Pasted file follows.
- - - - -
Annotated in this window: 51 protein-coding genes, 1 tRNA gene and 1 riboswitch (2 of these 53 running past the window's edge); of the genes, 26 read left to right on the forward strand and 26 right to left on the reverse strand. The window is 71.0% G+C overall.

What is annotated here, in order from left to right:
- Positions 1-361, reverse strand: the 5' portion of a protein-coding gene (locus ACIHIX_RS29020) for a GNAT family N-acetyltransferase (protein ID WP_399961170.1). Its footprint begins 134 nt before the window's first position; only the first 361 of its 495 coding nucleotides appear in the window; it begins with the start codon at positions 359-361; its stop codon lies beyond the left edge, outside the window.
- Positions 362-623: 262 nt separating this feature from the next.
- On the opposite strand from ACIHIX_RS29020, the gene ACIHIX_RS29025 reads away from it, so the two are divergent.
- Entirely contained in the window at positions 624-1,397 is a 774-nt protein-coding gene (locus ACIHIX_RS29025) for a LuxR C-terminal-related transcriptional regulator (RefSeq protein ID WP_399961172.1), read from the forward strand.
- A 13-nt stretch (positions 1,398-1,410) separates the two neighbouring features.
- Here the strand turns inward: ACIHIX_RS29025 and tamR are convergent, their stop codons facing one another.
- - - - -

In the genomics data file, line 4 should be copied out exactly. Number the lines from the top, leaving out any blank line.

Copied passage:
- Positions 362-623: 262 nt separating this feature from the next.